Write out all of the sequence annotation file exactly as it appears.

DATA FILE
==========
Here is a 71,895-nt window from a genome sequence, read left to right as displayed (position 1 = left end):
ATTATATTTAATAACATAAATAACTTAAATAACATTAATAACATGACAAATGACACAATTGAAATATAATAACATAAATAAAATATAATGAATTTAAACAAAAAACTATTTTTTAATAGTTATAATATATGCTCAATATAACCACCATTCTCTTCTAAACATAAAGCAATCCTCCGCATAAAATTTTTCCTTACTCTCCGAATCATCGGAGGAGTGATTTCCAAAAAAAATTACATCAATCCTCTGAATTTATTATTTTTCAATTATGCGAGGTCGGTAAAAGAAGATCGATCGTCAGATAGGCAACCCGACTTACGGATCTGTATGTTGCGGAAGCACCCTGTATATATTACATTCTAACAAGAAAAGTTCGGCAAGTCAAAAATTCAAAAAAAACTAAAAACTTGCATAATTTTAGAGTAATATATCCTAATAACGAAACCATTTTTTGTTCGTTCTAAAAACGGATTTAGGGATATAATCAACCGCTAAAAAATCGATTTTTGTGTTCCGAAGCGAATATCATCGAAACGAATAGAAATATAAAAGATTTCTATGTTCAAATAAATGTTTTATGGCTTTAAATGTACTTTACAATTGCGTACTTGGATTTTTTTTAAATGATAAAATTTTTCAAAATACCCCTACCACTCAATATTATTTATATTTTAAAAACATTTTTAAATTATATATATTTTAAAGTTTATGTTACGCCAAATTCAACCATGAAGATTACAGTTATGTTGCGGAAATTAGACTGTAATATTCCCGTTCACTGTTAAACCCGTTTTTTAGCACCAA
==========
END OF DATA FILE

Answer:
Here is a 71,895-nt window from a genome sequence, read left to right as displayed (position 1 = left end):
ATTATATTTAATAACATAAATAACTTAAATAACATTAATAACATGACAAATGACACAATTGAAATATAATAACATAAATAAAATATAATGAATTTAAACAAAAAACTATTTTTTAATAGTTATAATATATGCTCAATATAACCACCATTCTCTTCTAAACATAAAGCAATCCTCCGCATAAAATTTTTCCTTACTCTCCGAATCATCGGAGGAGTGATTTCCAAAAAAAATTACATCAATCCTCTGAATTTATTATTTTTCAATTATGCGAGGTCGGTAAAAGAAGATCGATCGTCAGATAGGCAACCCGACTTACGGATCTGTATGTTGCGGAAGCACCCTGTATATATTACATTCTAACAAGAAAAGTTCGGCAAGTCAAAAATTCAAAAAAAACTAAAAACTTGCATAATTTTAGAGTAATATATCCTAATAACGAAACCATTTTTTGTTCGTTCTAAAAACGGATTTAGGGATATAATCAACCGCTAAAAAATCGATTTTTGTGTTCCGAAGCGAATATCATCGAAACGAATAGAAATATAAAAGATTTCTATGTTCAAATAAATGTTTTATGGCTTTAAATGTACTTTACAATTGCGTACTTGGATTTTTTTTAAATGATAAAATTTTTCAAAATACCCCTACCACTCAATATTATTTATATTTTAAAAACATTTTTAAATTATATATATTTTAAAGTTTATGTTACGCCAAATTCAACCATGAAGATTACAGTTATGTTGCGGAAATTAGACTGTAATATTCCCGTTCACTGTTAAACCCGTTTTTTAGCACCAA